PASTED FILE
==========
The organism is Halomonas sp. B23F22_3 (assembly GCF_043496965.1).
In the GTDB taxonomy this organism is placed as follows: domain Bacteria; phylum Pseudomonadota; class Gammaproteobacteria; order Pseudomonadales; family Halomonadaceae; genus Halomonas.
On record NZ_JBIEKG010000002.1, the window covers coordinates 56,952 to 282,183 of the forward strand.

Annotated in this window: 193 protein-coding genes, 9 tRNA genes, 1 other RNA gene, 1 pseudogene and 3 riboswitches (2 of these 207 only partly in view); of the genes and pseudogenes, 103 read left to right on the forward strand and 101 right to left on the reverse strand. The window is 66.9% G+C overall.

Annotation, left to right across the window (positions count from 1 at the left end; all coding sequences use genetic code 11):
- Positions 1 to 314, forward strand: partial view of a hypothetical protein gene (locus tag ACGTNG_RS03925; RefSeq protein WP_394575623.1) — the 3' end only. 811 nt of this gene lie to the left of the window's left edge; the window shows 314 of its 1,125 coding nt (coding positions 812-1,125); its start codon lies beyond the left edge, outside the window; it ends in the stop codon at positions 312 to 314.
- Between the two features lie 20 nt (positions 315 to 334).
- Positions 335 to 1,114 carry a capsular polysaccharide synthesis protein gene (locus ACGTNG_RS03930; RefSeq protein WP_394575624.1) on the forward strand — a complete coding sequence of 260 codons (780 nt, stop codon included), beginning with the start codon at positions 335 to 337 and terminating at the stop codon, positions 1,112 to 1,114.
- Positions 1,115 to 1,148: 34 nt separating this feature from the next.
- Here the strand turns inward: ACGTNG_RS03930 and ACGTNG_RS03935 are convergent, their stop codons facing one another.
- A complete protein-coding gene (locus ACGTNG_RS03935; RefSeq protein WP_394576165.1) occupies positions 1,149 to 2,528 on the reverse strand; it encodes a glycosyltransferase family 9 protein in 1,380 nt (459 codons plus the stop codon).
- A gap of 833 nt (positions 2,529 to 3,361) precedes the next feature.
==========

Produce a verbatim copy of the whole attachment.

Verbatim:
The organism is Halomonas sp. B23F22_3 (assembly GCF_043496965.1).
In the GTDB taxonomy this organism is placed as follows: domain Bacteria; phylum Pseudomonadota; class Gammaproteobacteria; order Pseudomonadales; family Halomonadaceae; genus Halomonas.
On record NZ_JBIEKG010000002.1, the window covers coordinates 56,952 to 282,183 of the forward strand.

Annotated in this window: 193 protein-coding genes, 9 tRNA genes, 1 other RNA gene, 1 pseudogene and 3 riboswitches (2 of these 207 only partly in view); of the genes and pseudogenes, 103 read left to right on the forward strand and 101 right to left on the reverse strand. The window is 66.9% G+C overall.

Annotation, left to right across the window (positions count from 1 at the left end; all coding sequences use genetic code 11):
- Positions 1 to 314, forward strand: partial view of a hypothetical protein gene (locus tag ACGTNG_RS03925; RefSeq protein WP_394575623.1) — the 3' end only. 811 nt of this gene lie to the left of the window's left edge; the window shows 314 of its 1,125 coding nt (coding positions 812-1,125); its start codon lies beyond the left edge, outside the window; it ends in the stop codon at positions 312 to 314.
- Between the two features lie 20 nt (positions 315 to 334).
- Positions 335 to 1,114 carry a capsular polysaccharide synthesis protein gene (locus ACGTNG_RS03930; RefSeq protein WP_394575624.1) on the forward strand — a complete coding sequence of 260 codons (780 nt, stop codon included), beginning with the start codon at positions 335 to 337 and terminating at the stop codon, positions 1,112 to 1,114.
- Positions 1,115 to 1,148: 34 nt separating this feature from the next.
- Here the strand turns inward: ACGTNG_RS03930 and ACGTNG_RS03935 are convergent, their stop codons facing one another.
- A complete protein-coding gene (locus ACGTNG_RS03935; RefSeq protein WP_394576165.1) occupies positions 1,149 to 2,528 on the reverse strand; it encodes a glycosyltransferase family 9 protein in 1,380 nt (459 codons plus the stop codon).
- A gap of 833 nt (positions 2,529 to 3,361) precedes the next feature.